Measles was similarly eliminated, but imported cases remain a threat to those who are unvaccinated as well as to those who are immunocompromised.

Regrettably, paediatric vaccine hesitancy now has been responsible for several measles outbreaks in the US, including one in Ohio involving local acquired cases in 85 children, 36 of whom (42%) had to be hospitalised for complications.

It is sobering to note that vaccine hesitancy to childhood vaccines, like the measles, mumps, and rubella vaccine, is clustered in middle- to high-income areas among parents with at least a college degree, who preferred social media narratives over evidence-based vaccine information delivered by clinicians.

Anyone doubting the benefits of vaccination need only look to low-income parts of the world where measles vaccination is inaccessible, and many thousands of children continue to die each year from preventable disease.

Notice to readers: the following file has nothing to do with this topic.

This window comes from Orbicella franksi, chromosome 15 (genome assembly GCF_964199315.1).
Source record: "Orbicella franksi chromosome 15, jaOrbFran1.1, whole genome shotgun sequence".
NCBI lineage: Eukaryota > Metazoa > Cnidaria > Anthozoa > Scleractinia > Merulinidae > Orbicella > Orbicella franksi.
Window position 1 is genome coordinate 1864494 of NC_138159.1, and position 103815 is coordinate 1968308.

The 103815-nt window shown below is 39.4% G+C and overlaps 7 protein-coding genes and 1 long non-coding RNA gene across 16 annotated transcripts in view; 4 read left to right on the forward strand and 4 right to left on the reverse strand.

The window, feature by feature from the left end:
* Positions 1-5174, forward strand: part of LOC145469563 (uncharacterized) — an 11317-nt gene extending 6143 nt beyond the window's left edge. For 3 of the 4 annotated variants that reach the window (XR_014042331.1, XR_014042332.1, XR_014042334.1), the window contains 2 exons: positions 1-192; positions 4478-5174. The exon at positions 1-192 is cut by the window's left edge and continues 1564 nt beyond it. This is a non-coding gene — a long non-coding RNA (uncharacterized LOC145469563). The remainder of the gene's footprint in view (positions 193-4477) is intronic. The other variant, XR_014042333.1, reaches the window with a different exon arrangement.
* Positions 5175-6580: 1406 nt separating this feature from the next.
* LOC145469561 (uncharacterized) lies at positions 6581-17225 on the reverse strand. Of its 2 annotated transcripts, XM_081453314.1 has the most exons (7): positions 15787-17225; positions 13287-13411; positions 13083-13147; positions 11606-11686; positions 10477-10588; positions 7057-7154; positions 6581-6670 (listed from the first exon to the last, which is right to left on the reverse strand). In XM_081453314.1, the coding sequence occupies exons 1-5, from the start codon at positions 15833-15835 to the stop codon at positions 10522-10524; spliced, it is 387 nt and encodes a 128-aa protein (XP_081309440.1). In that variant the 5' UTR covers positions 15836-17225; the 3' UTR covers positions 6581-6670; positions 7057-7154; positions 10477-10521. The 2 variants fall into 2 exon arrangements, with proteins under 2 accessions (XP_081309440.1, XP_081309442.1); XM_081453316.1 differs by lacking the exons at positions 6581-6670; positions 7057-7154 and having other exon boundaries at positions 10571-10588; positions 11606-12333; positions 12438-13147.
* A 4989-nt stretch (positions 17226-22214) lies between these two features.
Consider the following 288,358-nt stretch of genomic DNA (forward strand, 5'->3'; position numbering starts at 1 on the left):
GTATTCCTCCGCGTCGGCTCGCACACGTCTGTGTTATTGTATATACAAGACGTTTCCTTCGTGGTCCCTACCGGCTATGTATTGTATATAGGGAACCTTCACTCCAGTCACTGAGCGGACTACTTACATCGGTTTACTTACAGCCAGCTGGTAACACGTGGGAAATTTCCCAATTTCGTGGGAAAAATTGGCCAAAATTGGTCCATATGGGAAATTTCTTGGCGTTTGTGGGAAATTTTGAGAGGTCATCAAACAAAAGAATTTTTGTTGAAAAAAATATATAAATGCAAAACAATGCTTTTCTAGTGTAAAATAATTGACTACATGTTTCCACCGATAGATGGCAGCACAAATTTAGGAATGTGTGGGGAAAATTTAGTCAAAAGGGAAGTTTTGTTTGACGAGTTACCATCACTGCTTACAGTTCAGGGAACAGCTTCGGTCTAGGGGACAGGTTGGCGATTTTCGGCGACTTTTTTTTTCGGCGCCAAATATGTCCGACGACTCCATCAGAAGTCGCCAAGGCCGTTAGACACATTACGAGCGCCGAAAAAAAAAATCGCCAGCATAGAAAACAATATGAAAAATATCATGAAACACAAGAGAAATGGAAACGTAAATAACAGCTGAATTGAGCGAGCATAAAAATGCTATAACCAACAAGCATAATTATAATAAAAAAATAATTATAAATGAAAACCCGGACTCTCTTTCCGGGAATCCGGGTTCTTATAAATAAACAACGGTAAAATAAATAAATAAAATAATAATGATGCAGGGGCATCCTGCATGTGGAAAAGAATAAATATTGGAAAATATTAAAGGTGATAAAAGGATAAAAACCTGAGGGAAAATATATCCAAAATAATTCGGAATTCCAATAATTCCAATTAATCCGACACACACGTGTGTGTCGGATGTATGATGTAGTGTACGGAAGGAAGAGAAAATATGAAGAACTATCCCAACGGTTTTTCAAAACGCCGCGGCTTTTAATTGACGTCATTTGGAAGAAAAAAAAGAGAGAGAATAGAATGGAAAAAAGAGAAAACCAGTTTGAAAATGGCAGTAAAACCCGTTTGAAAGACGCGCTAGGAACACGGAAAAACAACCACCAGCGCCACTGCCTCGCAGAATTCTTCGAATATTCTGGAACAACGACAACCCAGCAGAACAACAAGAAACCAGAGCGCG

Unfortunately, with the success of paediatric vaccination campaigns to date, increasing numbers of people have become complacent and underestimate the actual risk of forgoing vaccination.

In addition to making a difference regarding childhood immunisation, communication regarding the potential benefits of vaccination can hopefully also improve the number of people accepting vaccination to protect against Covid-19, influenza and respiratory syncytial virus (RSV) disease.

Vaccination rates against these respiratory pathogens are inadequate, and this is most distressing in older individuals in whom the benefits of vaccination in reducing hospitalisation and death are eminently clear.

In fact, uptake of the updated Covid-19 vaccine (XBB.1.5 monovalent) in the US is only about 35% in those over 65, which is about half the rate in this age group in the UK.

What can we do to start tipping the scales in the direction of evidence-informed vaccine acceptance to reduce the risk of death and illness from diseases in which vaccines are effective?